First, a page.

RFG1 – Photoreactions and Their Mechanisms:
Project 1: Photochemical release of aldehydes and ketones
Mentor: Prof. Igor Alabugin
Cycloaromatization reactions defy common chemical logic by creating diradical species from closed shell reactants without external radical initiators. In these unusual but very useful processes, one chemical bond is always created at the expense of two sacrificed chemical bonds. The explosion of interest in cycloaromatization reactions dates back to the discovery of natural enediyne antibiotics, the closed-shell molecules that are transformed by the Bergman cycloaromatization into reactive diradical species capable of targeting and damaging cellular DNA with astounding efficiency via rapid and irreversible H atom abstraction from the sugar phosphate backbone. In 2015, we discovered the last member of the cycloaromatization reaction family, an efficient C1-C5 cyclization of enynes, by employing an innovative solution in order to overcome the possible problems associated with trapping the diradical product of the thus far elusive process. By utilizing a “self-terminating” reaction strategy, the cyclization is terminated by a stereoelectronically promoted and thermodynamically favorable carbon-carbon bond fragmentation that produced formaldehyde. Considering the biological importance of many aldehydes and ketones, we plan to expand this chemistry from release of CH2O to the photochemical release (uncaging) of a variety of more complex aldehydes and ketones. Participants in this project will use the tools of organic synthesis to prepare the starting material and then test their photochemical reactivity.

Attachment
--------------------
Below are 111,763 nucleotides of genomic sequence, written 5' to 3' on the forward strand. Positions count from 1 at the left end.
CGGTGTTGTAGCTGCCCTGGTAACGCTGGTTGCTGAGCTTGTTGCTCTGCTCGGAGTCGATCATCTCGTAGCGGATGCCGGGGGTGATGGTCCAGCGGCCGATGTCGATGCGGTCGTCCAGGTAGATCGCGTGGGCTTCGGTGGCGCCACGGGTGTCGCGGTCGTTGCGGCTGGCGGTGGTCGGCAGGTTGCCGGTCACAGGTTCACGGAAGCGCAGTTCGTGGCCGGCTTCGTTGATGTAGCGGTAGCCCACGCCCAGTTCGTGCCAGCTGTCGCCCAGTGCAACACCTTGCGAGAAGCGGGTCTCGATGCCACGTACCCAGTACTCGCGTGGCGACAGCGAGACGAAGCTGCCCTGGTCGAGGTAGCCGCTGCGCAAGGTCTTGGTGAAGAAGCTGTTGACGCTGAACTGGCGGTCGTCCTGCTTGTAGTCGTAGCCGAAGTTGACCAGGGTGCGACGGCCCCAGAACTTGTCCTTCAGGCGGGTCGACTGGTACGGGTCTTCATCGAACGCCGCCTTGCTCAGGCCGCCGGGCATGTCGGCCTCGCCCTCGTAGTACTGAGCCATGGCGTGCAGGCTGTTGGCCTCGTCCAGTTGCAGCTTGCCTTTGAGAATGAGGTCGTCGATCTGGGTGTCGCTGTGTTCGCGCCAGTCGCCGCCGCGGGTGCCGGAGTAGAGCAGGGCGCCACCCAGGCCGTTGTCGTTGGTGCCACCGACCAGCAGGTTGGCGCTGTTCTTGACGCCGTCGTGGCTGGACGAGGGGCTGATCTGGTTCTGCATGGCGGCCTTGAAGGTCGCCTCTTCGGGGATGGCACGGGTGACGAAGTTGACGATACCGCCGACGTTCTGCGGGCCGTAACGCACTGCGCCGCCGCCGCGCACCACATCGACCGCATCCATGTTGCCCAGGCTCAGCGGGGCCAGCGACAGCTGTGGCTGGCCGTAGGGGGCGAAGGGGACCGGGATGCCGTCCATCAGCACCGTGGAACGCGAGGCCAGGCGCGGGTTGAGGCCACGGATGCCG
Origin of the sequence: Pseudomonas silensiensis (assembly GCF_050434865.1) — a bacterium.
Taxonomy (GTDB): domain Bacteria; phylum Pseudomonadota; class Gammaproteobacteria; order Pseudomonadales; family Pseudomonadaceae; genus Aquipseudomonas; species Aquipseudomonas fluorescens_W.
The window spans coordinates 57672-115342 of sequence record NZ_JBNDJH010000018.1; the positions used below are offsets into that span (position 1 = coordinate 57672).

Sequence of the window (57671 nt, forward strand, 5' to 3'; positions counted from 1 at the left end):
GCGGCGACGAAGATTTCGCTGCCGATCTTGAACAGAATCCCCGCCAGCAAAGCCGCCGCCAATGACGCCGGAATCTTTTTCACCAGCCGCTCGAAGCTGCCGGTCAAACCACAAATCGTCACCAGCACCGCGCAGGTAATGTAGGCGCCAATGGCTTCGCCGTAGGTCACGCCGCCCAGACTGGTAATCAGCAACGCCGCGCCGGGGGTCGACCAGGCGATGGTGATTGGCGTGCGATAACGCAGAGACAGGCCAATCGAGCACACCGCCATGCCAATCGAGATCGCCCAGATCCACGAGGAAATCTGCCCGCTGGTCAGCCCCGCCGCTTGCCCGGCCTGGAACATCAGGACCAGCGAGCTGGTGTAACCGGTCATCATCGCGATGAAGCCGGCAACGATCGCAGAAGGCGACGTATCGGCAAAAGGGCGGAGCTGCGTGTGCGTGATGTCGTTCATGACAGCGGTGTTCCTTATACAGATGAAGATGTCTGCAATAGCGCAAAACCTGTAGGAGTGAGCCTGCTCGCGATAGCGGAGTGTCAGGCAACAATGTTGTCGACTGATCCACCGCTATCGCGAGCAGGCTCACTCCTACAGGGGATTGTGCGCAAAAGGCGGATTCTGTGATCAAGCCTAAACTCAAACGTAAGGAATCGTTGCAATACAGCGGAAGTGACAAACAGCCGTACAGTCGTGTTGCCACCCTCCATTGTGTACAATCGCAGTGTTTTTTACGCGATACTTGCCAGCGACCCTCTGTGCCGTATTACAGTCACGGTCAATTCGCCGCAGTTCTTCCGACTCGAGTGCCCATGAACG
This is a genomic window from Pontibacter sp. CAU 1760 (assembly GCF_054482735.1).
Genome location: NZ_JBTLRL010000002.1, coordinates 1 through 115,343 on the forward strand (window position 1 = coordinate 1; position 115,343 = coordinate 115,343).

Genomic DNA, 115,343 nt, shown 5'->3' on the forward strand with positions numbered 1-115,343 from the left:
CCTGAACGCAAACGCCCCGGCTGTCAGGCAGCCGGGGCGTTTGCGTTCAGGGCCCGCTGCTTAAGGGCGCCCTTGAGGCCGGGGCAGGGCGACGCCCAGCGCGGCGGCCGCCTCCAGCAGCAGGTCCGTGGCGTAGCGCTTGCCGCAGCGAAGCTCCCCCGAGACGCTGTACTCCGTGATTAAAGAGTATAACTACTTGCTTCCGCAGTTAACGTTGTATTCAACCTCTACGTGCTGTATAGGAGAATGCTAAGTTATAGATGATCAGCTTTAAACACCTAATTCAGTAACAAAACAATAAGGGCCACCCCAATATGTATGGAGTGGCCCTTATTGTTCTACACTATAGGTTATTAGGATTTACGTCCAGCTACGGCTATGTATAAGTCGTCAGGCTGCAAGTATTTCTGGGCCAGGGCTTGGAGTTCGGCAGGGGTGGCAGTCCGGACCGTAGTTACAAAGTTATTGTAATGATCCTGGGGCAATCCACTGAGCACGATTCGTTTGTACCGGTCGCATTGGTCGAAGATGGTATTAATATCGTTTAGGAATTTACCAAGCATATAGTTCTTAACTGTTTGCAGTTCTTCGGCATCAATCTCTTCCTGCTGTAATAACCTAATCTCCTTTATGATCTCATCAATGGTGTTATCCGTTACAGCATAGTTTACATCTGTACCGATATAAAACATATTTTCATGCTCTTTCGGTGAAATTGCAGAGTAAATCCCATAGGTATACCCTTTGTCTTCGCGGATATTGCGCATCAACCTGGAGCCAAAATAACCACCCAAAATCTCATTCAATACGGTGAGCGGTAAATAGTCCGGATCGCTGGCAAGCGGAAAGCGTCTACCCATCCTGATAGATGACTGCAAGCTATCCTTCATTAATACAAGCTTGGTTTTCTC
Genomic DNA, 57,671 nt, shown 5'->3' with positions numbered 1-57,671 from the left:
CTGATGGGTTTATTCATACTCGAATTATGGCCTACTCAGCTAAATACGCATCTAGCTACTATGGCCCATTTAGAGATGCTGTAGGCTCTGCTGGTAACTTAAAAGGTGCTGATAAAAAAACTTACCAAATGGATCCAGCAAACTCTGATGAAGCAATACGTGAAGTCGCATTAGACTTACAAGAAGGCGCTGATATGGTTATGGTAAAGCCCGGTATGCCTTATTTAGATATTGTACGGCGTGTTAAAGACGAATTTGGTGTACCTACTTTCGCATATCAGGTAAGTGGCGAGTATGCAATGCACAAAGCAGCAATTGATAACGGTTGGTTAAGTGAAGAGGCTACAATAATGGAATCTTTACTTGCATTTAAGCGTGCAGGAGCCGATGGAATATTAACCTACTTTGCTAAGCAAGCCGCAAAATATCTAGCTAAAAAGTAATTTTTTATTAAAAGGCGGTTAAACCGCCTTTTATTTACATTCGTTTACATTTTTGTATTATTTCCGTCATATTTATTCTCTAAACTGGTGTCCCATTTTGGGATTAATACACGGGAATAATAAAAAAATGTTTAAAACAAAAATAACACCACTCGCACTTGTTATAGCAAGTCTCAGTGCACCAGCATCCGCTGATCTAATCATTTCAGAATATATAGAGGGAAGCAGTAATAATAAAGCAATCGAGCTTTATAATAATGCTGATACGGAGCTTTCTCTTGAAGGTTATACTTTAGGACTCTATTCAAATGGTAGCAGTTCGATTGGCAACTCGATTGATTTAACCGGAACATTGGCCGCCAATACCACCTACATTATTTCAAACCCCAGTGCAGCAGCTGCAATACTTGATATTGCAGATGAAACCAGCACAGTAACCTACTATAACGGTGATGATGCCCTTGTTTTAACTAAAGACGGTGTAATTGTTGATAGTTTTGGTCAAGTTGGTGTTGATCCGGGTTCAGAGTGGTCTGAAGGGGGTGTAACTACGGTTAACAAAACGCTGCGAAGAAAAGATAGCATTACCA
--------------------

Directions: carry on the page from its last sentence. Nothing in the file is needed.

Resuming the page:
Project 2: Make it or Break it?: Using light to study the synthesis or decomposition of plastics
Mentor: Prof. Justin Kennemur
The last decade has seen large advancements towards the use of modern light sources, such as LEDs, as a means to photo-initiate chain reactions that ultimately lead to macromolecules (polymers). Certain chromophores, such as dithiocarbonates and trithiocarbonates, effectively absorb light within the visible spectrum. With the right chemistry, these species may fragment to form an active radical species that can initiate the radical polymerization of olefins in a controlled fashion. The advantage of using light over other methods, such as thermally induced initiation, is the ability to perform the polymerizations at colder temperatures where the equilibrium of polymerization favors the formation of macromolecules at high conversion. Students on this project will study the phenomenology of LED-light driven photopolymerization at cold temperatures using monomers that are stubborn to polymerize under the same conditions at higher temperatures. The research will involve the construction of an LED photo-reactor, the basic synthesis of monomers and polymers, and characterization methods needed to understand the progress of the polymerization. The latter includes NMR spectroscopy, UV-Vis spectroscopy, and size exclusion chromatography. Further strategies can also be explored to depolymerize the resulting materials back to monomeric form through the increase in temperature.